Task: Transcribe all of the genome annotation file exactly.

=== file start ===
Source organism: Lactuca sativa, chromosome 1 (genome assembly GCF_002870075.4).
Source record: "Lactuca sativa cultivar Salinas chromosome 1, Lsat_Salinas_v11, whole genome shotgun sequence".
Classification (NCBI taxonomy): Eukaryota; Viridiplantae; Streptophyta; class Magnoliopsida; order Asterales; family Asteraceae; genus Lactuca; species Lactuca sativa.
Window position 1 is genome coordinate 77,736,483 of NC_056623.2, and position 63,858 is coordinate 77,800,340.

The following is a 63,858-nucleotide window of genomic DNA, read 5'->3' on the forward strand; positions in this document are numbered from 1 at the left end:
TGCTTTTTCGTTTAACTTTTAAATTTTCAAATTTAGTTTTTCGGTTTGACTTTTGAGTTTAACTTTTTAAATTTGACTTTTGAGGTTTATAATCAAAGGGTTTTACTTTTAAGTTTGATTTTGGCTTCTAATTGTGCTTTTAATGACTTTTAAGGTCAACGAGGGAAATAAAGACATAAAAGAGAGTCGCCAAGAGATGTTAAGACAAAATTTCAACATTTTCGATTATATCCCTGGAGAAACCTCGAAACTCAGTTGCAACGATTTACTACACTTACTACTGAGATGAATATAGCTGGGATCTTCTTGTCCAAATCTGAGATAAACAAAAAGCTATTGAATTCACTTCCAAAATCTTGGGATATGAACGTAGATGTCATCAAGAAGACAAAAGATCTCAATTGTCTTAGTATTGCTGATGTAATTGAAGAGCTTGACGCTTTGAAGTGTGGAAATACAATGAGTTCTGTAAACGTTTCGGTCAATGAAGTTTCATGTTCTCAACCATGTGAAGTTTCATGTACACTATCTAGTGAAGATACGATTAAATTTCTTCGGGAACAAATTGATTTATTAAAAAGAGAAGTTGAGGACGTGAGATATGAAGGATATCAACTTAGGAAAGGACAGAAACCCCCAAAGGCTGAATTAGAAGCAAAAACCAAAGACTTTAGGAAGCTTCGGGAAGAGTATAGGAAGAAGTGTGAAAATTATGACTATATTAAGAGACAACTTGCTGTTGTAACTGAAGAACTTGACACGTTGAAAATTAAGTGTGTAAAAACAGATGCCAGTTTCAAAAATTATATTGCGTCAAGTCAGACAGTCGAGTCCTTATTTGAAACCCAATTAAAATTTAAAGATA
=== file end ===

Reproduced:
Source organism: Lactuca sativa, chromosome 1 (genome assembly GCF_002870075.4).
Source record: "Lactuca sativa cultivar Salinas chromosome 1, Lsat_Salinas_v11, whole genome shotgun sequence".
Classification (NCBI taxonomy): Eukaryota; Viridiplantae; Streptophyta; class Magnoliopsida; order Asterales; family Asteraceae; genus Lactuca; species Lactuca sativa.
Window position 1 is genome coordinate 77,736,483 of NC_056623.2, and position 63,858 is coordinate 77,800,340.

The following is a 63,858-nucleotide window of genomic DNA, read 5'->3' on the forward strand; positions in this document are numbered from 1 at the left end:
TGCTTTTTCGTTTAACTTTTAAATTTTCAAATTTAGTTTTTCGGTTTGACTTTTGAGTTTAACTTTTTAAATTTGACTTTTGAGGTTTATAATCAAAGGGTTTTACTTTTAAGTTTGATTTTGGCTTCTAATTGTGCTTTTAATGACTTTTAAGGTCAACGAGGGAAATAAAGACATAAAAGAGAGTCGCCAAGAGATGTTAAGACAAAATTTCAACATTTTCGATTATATCCCTGGAGAAACCTCGAAACTCAGTTGCAACGATTTACTACACTTACTACTGAGATGAATATAGCTGGGATCTTCTTGTCCAAATCTGAGATAAACAAAAAGCTATTGAATTCACTTCCAAAATCTTGGGATATGAACGTAGATGTCATCAAGAAGACAAAAGATCTCAATTGTCTTAGTATTGCTGATGTAATTGAAGAGCTTGACGCTTTGAAGTGTGGAAATACAATGAGTTCTGTAAACGTTTCGGTCAATGAAGTTTCATGTTCTCAACCATGTGAAGTTTCATGTACACTATCTAGTGAAGATACGATTAAATTTCTTCGGGAACAAATTGATTTATTAAAAAGAGAAGTTGAGGACGTGAGATATGAAGGATATCAACTTAGGAAAGGACAGAAACCCCCAAAGGCTGAATTAGAAGCAAAAACCAAAGACTTTAGGAAGCTTCGGGAAGAGTATAGGAAGAAGTGTGAAAATTATGACTATATTAAGAGACAACTTGCTGTTGTAACTGAAGAACTTGACACGTTGAAAATTAAGTGTGTAAAAACAGATGCCAGTTTCAAAAATTATATTGCGTCAAGTCAGACAGTCGAGTCCTTATTTGAAACCCAATTAAAATTTAAAGATA